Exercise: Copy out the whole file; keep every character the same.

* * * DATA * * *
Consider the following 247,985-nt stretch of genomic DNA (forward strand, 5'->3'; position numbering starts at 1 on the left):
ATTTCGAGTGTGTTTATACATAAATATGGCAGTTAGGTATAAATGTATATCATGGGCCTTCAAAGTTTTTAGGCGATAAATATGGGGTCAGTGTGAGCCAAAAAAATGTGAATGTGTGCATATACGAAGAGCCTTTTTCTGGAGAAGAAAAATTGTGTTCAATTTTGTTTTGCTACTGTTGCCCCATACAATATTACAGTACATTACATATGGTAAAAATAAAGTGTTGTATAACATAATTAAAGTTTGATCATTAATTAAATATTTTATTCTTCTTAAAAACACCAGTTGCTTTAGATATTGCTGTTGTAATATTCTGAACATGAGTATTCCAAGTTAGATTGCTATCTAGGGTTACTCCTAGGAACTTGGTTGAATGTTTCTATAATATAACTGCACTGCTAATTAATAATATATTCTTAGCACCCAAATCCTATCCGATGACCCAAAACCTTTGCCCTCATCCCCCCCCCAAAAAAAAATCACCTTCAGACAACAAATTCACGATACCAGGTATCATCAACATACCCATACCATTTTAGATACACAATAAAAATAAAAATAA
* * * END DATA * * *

Consider the following 247,985-nt stretch of genomic DNA (forward strand, 5'->3'; position numbering starts at 1 on the left):
ATTTCGAGTGTGTTTATACATAAATATGGCAGTTAGGTATAAATGTATATCATGGGCCTTCAAAGTTTTTAGGCGATAAATATGGGGTCAGTGTGAGCCAAAAAAATGTGAATGTGTGCATATACGAAGAGCCTTTTTCTGGAGAAGAAAAATTGTGTTCAATTTTGTTTTGCTACTGTTGCCCCATACAATATTACAGTACATTACATATGGTAAAAATAAAGTGTTGTATAACATAATTAAAGTTTGATCATTAATTAAATATTTTATTCTTCTTAAAAACACCAGTTGCTTTAGATATTGCTGTTGTAATATTCTGAACATGAGTATTCCAAGTTAGATTGCTATCTAGGGTTACTCCTAGGAACTTGGTTGAATGTTTCTATAATATAACTGCACTGCTAATTAATAATATATTCTTAGCACCCAAATCCTATCCGATGACCCAAAACCTTTGCCCTCATCCCCCCCCCAAAAAAAAATCACCTTCAGACAACAAATTCACGATACCAGGTATCATCAACATACCCATACCATTTTAGATACACAATAAAAATAAAAATAA